Bezos Opens $10 Billion Earth Fund With Climate Grants

Latest News 2020-11-17

Amazon CEO Jeff Bezos, the world’s wealthiest person, is giving nearly $800 million to 16 environmental groups in the first donations from his $10 billion Earth Fund. In February, Bezos announced the creation of his personal $10 billion Earth Fund, designed to support what Bezos has called “needle-moving solutions” to the climate crisis.

 

The complete list of grantees is: The Climate and Clean Energy Equity Fund, ClimateWorks Foundation, Dream Corps Green For All, Eden Reforestation Projects, Energy Foundation, Environmental Defense Fund, The Hive Fund for Climate and Gender Justice, Natural Resources Defense Council, The Nature Conservancy, NDN Collective, Rocky Mountain Institute, Salk Institute for Biological Studies, The Solutions Project, Union of Concerned Scientists, World Resources Institute, and World Wildlife Fund.

 

The 16 recipients include five large, well-known environmental groups that will each receive a grant of $100 million from the Bezos Earth Fund – the Environmental Defense Fund, the Natural Resources Defense Council, the Nature Conservancy, the World Resources Institute, and the World Wildlife Fund.

 

Grantees Focus on Nature’s Own Solutions

The Environmental Defense Fund, EDF, will use its $100 million grant “to build confidence in nature-based climate solutions that harness the power of forests, agricultural soils and oceans to capture and store carbon by using peer-reviewed science to ensure the integrity of carbon credits. So the rainforests of the world are worth more alive than dead,” the group said in a statement.

 

The Bezos Earth Fund gift will allow EDF to complete MethaneSAT, a satellite that will locate and measure sources of methane pollution around the world, and launch it in 2022.

MethaneSAT will provide regular monitoring of regions accounting for more than 80 percent of global oil and gas production on a weekly basis, with enough detail to identify both location and emission rates with an unprecedented degree of precision.

 

Data analysis will then determine responsibility for those emissions.

EDF expects the MethaneSAT work to cut methane pollution from the global oil and gas industry 45 percent by 2025, “delivering the same 20-year benefit as closing a third of the world’s coal plants,” the group said. This will put the industry on the path of a 75 percent reduction before 2030. It’s the fastest, most cost-effective thing we can do to slow the rate of warming right now even as we continue to decarbonize the energy system.”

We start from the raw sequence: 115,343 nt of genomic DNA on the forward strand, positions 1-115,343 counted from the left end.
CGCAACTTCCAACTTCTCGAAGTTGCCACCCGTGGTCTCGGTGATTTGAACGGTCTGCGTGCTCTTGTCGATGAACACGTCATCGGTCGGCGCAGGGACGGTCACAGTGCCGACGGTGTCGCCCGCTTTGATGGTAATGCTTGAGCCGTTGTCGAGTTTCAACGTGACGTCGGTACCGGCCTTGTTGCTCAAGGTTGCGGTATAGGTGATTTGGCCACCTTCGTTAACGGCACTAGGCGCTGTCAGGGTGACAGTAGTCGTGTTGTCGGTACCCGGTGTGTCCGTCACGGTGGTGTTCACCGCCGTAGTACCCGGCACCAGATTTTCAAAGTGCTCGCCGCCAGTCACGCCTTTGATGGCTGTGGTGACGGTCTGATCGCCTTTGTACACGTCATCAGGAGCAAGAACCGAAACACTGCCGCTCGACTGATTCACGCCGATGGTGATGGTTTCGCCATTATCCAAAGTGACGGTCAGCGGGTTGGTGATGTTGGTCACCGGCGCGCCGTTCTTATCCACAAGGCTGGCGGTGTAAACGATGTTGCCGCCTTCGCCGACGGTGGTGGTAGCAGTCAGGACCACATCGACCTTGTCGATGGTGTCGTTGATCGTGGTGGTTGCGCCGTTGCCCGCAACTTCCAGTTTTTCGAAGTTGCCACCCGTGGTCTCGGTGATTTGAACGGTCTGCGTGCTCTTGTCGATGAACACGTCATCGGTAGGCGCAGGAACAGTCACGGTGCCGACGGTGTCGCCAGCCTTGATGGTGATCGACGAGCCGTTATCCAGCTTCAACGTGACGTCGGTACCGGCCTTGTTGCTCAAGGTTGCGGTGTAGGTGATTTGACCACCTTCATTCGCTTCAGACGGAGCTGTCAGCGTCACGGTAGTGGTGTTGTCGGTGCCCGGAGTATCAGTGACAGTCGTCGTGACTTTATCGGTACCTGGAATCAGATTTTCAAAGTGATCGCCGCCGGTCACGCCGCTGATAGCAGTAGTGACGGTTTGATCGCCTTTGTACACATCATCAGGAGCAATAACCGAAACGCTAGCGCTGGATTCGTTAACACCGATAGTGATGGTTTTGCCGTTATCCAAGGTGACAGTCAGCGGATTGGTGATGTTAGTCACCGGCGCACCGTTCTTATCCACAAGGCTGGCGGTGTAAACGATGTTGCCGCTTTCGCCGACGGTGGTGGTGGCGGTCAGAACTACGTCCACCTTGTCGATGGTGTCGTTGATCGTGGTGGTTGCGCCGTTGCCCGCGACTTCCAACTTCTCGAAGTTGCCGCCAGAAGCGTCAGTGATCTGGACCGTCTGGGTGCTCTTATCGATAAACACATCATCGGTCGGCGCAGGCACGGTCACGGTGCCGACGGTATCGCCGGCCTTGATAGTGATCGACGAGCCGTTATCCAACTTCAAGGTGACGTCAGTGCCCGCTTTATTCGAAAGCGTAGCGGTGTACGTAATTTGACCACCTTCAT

The Natural Resources Defense Council will use its $100 million grant from the Earth Fund to help NRDC “advance climate solutions and legislation at the state level, move the needle on policies and programs focused on reducing oil and gas production, protect and restore ecosystems that store carbon, like forests and wetlands, and accelerate sustainable and regenerative agriculture practices.”

The Nature Conservancy will use its $100 million Bezos Earth Fund grant to protect the Emerald Edge forest in the United States and Canada. In partnership with Indigenous and tribal communities whose culture and livelihoods are intertwined with the landscape, the Nature Conservancy will work to increase the forest’s ability to store carbon and mitigate emissions that damage the planet.

The Emerald Edge, which extends from Washington state to southeast Alaska, is the largest, intact temperate rainforest on Earth.

 

The Nature Conservancy’s Washington state director Mike Stevens said this region is critical for storing carbon – a natural solution to climate change. “Up to a third of the emissions reductions and sequestration that we need to do can be done through nature,” he said.

Advancing natural solutions is also a priority for the World Resources Institute, which will receive $100 million over five years, enabling the institute to work with partners to scale its work and impact globally.

WRI says the organization will use this grant to develop a satellite-based monitoring system to advance “natural climate solutions” around the world. The system will monitor carbon emissions and capture potentially harmful changes to the world’s forests, grasslands, wetlands, farms, and other critical areas.

The WRI grant will also be used to spur the electrification of U.S. school buses by 2030 – over 450,000 vehicles – bringing cleaner air and fewer carbon emissions to communities across the country.

 

The power of nature to heal the climate is also central to the plans the World Wildlife Fund, WWF, is making to utilize its $100 million Earth Fund grant. WWF will use the money to “accelerate the most promising solutions that harness the power of nature to provide for communities and stabilize our climate,” the group said in a statement.

This grant will help WWF protect and restore mangroves, which store carbon and protect coastal communities from the ravages of climate-accelerated weather events. It also will enable WWF to develop new markets for seaweed as an alternative to fossil fuel-based products and to protect forests and other ecosystems from destruction in some of the most important landscapes in the world.

 

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